Germany's politicians are allowing each stadium to be at 20 percent capacity for the Bundesliga's 18 clubs, providing the seven-day rate of infection of the coronavirus is lower or equal to 35 per 100,000 inhabitants in the local region.
That means around 15,000 fans could now watch title holders Bayern Munich start the new season on Friday at home to Schalke 04 at the Allianz Arena.
Fans must wear face masks and stay 1.5m apart, while alcohol is banned and away supporters are not allowed.
“Sports events thrive on fans' support and atmosphere with an audience – this applies to Bundesliga games as well as to amateur sports,” said Armin Laschet, state premier for Germany's football hotbed North-Rhine Westphalia.
There was already a test run in the first round of the German Cup last weekend.
A set number of fans were allowed into each ground with the numbers varying due to the different health authorities' regulations from region to region.
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Following a two-month hiatus after the coronavirus pandemic hit Germany in March, the Bundesliga became the first of Europe's top leagues to resume in mid-May behind closed doors.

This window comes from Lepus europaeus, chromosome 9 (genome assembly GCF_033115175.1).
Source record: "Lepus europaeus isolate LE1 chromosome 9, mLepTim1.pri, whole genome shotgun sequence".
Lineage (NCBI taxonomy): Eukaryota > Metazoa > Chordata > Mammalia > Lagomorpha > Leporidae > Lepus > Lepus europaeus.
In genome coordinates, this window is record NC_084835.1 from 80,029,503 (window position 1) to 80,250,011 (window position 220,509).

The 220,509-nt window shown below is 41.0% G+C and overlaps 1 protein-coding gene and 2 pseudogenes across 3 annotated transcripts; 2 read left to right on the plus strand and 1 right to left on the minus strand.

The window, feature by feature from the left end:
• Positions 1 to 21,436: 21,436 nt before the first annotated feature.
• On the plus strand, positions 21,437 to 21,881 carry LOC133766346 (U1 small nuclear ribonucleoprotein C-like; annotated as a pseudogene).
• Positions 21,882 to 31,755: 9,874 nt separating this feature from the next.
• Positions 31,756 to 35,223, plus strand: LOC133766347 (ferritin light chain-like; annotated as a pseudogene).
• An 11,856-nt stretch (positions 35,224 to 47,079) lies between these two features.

The last German league game played in front of fans was on March 8th.
Germany's top flight clubs lose several million euros in lost match revenue for every home game played behind closed doors.
In August, the Marburger Bund, the association and trade union for doctors in Germany, also warned against a return of fans to the stadiums.
“The danger of a mass infection would be real,” chairperson Susanne Johna told the Neue Osnabruecker Zeitung newspaper.
“If we are unlucky, a 'superspreader' would sit among the fans and the virus will spread like wildfire.
“Someone may not have any symptoms at all yet, but still his throat is already full of the virus.
“And with the shouting and cheering (at a game), it (further infections) can happen in a flash.”